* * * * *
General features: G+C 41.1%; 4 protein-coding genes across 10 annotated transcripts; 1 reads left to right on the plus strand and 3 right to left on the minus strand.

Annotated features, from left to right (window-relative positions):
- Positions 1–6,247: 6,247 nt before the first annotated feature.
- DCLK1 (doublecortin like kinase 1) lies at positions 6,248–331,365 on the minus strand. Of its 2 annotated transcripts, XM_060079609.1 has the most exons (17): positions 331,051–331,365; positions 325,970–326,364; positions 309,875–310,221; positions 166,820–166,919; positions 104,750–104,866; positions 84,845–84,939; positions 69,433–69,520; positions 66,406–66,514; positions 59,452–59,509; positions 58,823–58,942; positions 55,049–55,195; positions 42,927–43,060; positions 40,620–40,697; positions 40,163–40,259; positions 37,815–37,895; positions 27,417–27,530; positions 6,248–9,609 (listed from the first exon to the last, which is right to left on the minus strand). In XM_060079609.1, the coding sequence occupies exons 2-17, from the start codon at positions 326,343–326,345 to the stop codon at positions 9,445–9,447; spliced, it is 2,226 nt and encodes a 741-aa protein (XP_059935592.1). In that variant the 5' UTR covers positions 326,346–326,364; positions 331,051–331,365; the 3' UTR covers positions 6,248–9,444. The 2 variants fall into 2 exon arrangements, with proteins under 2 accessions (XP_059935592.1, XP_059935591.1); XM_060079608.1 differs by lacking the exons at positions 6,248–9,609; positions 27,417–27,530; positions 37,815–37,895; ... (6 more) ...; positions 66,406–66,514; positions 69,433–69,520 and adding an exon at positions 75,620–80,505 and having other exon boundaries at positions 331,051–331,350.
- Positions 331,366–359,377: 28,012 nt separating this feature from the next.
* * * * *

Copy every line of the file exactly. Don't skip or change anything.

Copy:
General features: G+C 41.1%; 4 protein-coding genes across 10 annotated transcripts; 1 reads left to right on the plus strand and 3 right to left on the minus strand.

Annotated features, from left to right (window-relative positions):
- Positions 1–6,247: 6,247 nt before the first annotated feature.
- DCLK1 (doublecortin like kinase 1) lies at positions 6,248–331,365 on the minus strand. Of its 2 annotated transcripts, XM_060079609.1 has the most exons (17): positions 331,051–331,365; positions 325,970–326,364; positions 309,875–310,221; positions 166,820–166,919; positions 104,750–104,866; positions 84,845–84,939; positions 69,433–69,520; positions 66,406–66,514; positions 59,452–59,509; positions 58,823–58,942; positions 55,049–55,195; positions 42,927–43,060; positions 40,620–40,697; positions 40,163–40,259; positions 37,815–37,895; positions 27,417–27,530; positions 6,248–9,609 (listed from the first exon to the last, which is right to left on the minus strand). In XM_060079609.1, the coding sequence occupies exons 2-17, from the start codon at positions 326,343–326,345 to the stop codon at positions 9,445–9,447; spliced, it is 2,226 nt and encodes a 741-aa protein (XP_059935592.1). In that variant the 5' UTR covers positions 326,346–326,364; positions 331,051–331,365; the 3' UTR covers positions 6,248–9,444. The 2 variants fall into 2 exon arrangements, with proteins under 2 accessions (XP_059935592.1, XP_059935591.1); XM_060079608.1 differs by lacking the exons at positions 6,248–9,609; positions 27,417–27,530; positions 37,815–37,895; ... (6 more) ...; positions 66,406–66,514; positions 69,433–69,520 and adding an exon at positions 75,620–80,505 and having other exon boundaries at positions 331,051–331,350.
- Positions 331,366–359,377: 28,012 nt separating this feature from the next.